Joanna With Arden

What is your background?

My older sister is an avid gardener, but I didn’t actually start to garden until I heard from a friend who worked at UCI that she had a plot at the UCI Arroyo Vista Community Garden (AVCG’s previous name at a different location). My husband comes from a farming family in Japan, so I thought that with his help, I could manage to grow something. So we got started. That was the beginning, about 10 years ago.


What prompted your interest in gardening?

Not long after starting to garden, I became aware of wonderful opportunities through the UC Master Gardener program to learn more about gardening. So I attended the annual gardening seminar at the Huntington Beach Public Library and talks at the Great Park. (Note that this workshop no longer takes place, but that Master Gardener talks take place at the Great Park and many other locations throughout the year.) I realized that I still wanted to learn more, so decided to apply to the Master Gardener program. The MG training was an intense course in gardening that trained me and my classmates to be prepared to provide research based information to the public about gardening


Do you have favorite plants?

I like to grow vegetables primarily, and I like especially to grow my husband and my favorite Japanese vegetables like cucumbers, eggplants and spinach. I started asparagus bed a couple of years ago and have enjoyed munching on tasty shoots this spring. Currently, I’m growing tomatoes, cucumbers, eggplant and just pulled out my onions recently.


In your opinion, what would you say is the biggest problem faced by most gardeners? What advice can you offer to solve that problem?

I think the biggest problem faced by gardeners is a lack of time and knowledge about gardening. I wish that we could offer Basic Gardening Boot Camp for our beginning gardeners. I’m happy that our Master Gardener in the Garden program which began last month will allow gardeners to ask questions and get advice from the Master Gardeners who garden at the AVCG.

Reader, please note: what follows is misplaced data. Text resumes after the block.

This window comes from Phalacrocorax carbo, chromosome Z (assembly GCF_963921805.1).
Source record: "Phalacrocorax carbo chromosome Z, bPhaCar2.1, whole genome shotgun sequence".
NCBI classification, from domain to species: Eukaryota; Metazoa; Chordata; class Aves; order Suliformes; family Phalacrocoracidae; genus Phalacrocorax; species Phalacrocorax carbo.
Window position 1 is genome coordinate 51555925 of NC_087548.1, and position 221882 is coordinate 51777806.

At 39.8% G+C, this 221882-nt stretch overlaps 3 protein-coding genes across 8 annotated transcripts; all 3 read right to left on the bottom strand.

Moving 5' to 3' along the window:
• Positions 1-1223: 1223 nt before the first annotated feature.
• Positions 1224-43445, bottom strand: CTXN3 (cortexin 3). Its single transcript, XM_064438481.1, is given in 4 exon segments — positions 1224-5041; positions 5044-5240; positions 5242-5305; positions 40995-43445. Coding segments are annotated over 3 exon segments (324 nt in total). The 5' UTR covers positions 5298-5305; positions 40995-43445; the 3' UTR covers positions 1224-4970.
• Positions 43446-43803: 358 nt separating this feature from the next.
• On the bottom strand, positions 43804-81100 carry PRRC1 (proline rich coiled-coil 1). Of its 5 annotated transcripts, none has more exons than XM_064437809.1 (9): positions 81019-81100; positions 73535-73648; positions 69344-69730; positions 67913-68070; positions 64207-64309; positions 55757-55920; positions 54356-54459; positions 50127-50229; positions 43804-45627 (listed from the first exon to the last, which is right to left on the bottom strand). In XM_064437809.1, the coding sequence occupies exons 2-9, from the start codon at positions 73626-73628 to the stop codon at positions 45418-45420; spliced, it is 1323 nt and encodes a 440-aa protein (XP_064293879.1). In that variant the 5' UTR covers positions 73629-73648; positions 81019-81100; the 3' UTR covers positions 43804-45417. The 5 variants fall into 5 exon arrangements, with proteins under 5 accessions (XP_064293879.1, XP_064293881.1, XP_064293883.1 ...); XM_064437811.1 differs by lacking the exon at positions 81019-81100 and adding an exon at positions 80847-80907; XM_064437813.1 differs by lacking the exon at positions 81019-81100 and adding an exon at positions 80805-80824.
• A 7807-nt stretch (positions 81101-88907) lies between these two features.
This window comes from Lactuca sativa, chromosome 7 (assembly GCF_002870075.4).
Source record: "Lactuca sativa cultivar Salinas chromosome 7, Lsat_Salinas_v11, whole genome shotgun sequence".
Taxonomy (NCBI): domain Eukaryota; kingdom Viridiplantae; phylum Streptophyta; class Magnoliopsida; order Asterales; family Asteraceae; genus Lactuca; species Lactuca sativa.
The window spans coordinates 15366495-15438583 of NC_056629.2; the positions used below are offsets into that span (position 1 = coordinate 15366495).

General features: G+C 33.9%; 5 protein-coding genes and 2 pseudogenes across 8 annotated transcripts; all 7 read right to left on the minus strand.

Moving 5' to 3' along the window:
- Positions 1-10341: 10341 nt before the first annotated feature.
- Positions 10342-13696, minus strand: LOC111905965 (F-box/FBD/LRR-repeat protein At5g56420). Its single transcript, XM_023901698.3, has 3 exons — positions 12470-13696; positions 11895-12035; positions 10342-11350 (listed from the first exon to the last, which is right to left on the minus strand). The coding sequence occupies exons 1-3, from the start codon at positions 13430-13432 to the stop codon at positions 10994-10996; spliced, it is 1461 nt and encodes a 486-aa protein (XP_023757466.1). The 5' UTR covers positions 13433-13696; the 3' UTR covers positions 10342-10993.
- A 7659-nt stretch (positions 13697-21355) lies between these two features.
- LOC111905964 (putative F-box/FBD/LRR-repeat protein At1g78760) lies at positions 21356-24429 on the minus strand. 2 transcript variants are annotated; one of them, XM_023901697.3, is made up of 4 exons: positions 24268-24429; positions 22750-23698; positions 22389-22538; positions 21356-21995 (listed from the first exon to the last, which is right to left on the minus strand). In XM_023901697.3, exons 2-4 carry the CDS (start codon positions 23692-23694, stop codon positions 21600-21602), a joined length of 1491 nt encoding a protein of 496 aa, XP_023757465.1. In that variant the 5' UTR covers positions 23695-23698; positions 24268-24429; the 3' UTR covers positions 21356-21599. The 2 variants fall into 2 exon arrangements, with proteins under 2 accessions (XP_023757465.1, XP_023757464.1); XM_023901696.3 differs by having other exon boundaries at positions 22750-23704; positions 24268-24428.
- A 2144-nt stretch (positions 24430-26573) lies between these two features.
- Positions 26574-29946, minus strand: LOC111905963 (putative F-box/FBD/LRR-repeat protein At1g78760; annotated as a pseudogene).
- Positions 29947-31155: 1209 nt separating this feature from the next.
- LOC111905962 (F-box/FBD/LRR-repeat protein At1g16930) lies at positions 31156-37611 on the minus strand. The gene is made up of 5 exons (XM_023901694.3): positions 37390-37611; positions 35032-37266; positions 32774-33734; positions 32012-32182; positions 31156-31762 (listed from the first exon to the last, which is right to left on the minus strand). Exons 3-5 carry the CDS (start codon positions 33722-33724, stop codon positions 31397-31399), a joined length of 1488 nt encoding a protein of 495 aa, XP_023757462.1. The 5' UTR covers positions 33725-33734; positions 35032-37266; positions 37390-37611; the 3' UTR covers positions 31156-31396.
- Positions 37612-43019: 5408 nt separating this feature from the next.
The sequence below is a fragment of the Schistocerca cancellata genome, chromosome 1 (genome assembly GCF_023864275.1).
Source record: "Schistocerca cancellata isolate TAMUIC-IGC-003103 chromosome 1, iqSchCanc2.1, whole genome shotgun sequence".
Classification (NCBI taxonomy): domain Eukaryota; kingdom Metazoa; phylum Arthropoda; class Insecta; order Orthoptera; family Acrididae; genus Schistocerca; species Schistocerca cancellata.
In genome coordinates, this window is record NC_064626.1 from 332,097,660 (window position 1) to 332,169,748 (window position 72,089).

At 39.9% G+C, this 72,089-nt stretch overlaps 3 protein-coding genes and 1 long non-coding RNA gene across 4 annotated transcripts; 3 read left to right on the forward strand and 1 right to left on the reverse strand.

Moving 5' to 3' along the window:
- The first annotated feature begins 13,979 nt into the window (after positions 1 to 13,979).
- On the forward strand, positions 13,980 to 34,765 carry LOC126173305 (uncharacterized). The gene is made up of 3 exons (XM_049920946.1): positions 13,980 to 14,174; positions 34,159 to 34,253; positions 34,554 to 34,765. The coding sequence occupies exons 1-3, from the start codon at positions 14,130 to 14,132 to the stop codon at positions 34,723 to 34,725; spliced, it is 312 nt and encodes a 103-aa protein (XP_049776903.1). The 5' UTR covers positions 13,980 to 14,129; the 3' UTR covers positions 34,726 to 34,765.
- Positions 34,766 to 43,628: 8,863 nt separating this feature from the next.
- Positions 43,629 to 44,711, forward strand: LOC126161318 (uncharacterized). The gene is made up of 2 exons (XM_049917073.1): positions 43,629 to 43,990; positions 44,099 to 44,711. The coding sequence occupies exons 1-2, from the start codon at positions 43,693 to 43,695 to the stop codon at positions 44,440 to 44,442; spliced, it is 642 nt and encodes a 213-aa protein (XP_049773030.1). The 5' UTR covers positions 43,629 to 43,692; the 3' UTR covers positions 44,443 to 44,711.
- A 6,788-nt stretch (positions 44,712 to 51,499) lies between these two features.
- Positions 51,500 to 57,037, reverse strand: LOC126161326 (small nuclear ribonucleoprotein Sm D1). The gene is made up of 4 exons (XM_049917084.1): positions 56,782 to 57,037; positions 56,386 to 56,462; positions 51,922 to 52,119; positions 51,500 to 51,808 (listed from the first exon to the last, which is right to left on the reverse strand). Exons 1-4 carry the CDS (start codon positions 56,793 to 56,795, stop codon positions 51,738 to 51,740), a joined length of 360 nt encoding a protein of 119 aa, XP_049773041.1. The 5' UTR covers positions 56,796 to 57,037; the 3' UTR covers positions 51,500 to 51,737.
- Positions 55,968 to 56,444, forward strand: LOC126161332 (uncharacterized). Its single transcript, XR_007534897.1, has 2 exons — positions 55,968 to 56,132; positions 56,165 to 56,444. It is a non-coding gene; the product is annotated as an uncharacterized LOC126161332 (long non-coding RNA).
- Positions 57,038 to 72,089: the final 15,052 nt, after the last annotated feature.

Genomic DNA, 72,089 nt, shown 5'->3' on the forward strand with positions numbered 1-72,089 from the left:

My advice is commit 3-4 hours to spend in the garden every week and make a point to learn as much as you can about gardening using the internet, books from the library, and fellow gardeners. Also, consider forming a gardening partnership at the garden to co-garden with other gardeners. You can help each other out when you’re out of town and need some help watering, you can share your harvests and plan what you’re going to plant cooperatively. I do this with a couple of friends and enjoy it a lot.


What gardening resources would you recommend to our members?

My favorite resources are classes put on by the UC Master Gardener program. I also belong to the OC Organic Gardening Club which is a great place to learn from speakers. They have twice a year Seed Starting “Bonanzas” which we have done at the AVCG as well. I also like seed company websites and listserves that provide useful information.


Thanks for letting me share my gardening experiences with you.


And thank you Joanna for all the hours you put into keeping AVCG running and for being a valuable resource to your fellow gardeners. For information on the UC Master Gardeners in Orange County, please go to:

Mary Bailey

July 2, 2015

Master Gardeners in the Garden

Dear Gardeners:

If you have questions related to your gardening, please come to the AVCG
garden between 4 and 5 pm on Saturday, July 18 to consult with Master
Gardeners. We will have some resources for you.

This will be the second Master Gardeners in the Garden Event at the AVCG,
which we hope to offer to our gardeners every month. The Master Gardeners
are your fellow AVCGardeners who also happen to be Master Gardeners. We
hope to see you there!

AVCG Master Gardeners
AVCG Steering Committee